I understand since I too had the same problem; when I first took ordinate I had less score on pronunciation and fluency(the ability to talk without hesitation, I believe). So I was determined to improve both. I collected all the websites given on previous testmagic posts, added to my favorites, and kept on practising with them now and then until I was able to improve my pronunciation.


I'll give u the websites: I used them to improve pronunciation.


1.Merrium Webster online dictionary: Note the words which may have different pronunciation, and check the audio pronunciation for them here, repeat few times until we improve...



2.The following website, u can open individual topics, words and phrases used in different situations; and click on audio, and repeat what speaker says, to improve pronunciation:



3.Same as above



4.In following site, click on Everyday Conversation In English

and click on audio for each situation and try to repeat:



5. Ordinate demo test. After completing it, within a few minutes, u can see ur score range from 20-80, and if u choose detailed results, they will give explaination for each answer.

I took it several times.



6. I guess u have already seen the demos in Bruno Hill, but u can listen to it again, to improve pronunciation and intonation...



I used all the above sources to improve pronunciation, until finally when I took the ordinate demo test, I got 78-80 several times. This gave me confidence for TSE.


Wishing u good luck.


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However, the difference of having a teacher who is a native speaker help you with your pronunciation or not is that your teacher can tell you where and how to improve. Very often, students do not recognize their mistakes of what and how they sound until someone points out.:tup:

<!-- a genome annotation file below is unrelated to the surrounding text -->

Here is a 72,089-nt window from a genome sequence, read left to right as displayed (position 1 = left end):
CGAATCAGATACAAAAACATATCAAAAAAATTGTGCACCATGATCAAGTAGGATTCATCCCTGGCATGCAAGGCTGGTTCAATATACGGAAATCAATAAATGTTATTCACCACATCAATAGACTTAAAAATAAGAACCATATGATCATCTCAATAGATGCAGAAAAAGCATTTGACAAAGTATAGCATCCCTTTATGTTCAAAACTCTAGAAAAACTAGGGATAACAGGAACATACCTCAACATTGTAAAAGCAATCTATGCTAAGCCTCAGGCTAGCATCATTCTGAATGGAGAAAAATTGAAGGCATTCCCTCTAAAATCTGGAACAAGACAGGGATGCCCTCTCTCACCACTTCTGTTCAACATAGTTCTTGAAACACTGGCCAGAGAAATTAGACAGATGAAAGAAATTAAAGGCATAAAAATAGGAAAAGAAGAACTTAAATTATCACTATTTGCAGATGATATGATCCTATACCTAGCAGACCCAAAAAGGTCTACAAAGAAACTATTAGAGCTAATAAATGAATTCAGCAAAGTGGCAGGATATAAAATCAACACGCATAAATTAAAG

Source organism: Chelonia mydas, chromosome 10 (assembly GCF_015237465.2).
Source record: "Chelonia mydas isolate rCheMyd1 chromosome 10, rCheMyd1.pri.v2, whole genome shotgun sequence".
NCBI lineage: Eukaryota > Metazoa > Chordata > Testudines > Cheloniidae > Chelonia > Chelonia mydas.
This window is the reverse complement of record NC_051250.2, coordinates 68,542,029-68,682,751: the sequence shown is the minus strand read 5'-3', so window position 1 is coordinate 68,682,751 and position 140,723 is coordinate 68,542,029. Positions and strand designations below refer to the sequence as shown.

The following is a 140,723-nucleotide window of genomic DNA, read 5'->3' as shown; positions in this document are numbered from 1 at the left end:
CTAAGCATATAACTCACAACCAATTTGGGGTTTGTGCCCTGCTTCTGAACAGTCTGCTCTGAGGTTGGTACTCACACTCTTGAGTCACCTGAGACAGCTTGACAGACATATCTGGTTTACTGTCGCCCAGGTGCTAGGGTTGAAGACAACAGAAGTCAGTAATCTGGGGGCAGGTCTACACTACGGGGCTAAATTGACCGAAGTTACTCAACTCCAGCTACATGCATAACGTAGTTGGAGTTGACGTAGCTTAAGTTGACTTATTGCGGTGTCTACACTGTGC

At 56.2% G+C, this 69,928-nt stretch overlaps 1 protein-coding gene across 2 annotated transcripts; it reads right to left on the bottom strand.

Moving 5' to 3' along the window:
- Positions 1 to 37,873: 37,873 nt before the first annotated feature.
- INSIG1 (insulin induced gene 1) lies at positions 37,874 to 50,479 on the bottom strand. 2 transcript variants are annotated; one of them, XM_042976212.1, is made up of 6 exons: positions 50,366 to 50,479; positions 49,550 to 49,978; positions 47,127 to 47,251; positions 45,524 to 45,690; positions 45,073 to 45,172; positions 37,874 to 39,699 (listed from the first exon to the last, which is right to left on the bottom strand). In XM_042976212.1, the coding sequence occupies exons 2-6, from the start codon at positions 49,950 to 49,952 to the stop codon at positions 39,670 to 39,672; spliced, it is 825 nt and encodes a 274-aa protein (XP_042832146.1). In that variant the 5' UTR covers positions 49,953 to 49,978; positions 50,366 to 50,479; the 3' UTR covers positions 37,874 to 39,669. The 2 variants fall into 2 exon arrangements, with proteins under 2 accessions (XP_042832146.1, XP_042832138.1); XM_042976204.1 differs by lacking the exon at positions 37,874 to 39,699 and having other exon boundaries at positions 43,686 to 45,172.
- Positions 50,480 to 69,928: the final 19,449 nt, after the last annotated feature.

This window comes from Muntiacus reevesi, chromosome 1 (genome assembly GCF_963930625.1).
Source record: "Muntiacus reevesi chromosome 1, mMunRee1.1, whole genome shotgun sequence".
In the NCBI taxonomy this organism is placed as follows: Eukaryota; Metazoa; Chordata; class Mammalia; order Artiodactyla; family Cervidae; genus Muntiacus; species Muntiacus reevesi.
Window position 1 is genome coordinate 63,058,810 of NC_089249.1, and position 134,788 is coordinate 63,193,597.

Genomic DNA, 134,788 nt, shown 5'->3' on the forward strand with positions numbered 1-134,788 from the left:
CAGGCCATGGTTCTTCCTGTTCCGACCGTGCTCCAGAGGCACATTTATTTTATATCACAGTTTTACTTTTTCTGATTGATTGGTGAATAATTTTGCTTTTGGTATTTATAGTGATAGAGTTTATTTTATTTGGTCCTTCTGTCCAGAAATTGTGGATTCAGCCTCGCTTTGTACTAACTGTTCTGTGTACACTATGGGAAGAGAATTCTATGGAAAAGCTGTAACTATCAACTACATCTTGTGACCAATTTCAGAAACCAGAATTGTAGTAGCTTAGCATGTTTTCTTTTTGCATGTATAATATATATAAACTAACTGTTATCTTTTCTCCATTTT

Word stress and sentence stress are not the same.


There are lots of of details on how to pronounce words correctly or even use right words in different situations. The degree of politeness of each word is also different. :p


There is always more rooms for improvement of your speech if you were not born or raised in the cities or countries that you speak the second language. :D


From my experiences, I have many international professors who are very successful in their careers. Of course, 99 percent of their speech is similar to native speakers' speech. I found that, many time, many American students, my friends, made fun of those professors (outside classes) because they could not pronounce words correctly. Even a few words could make those American students lose their patience and respect. Sometimes, students even imitated those foreign professors' speech. (Make fun of their speech: wrong intonation, stress, and consonant sound) I know that it is not always right to do that but it happened. :rolleyes:


Sometimes, students must ask, "What did you say?" Professor must explain the meaning of that word. "How do you pronounce this word?", Professor asked. Sometimes, those students were so polite when the professor asked back by saying, "No, I have problem with my ears. I could not hear you well." :)


I believe that investing in education has never been lost. ;)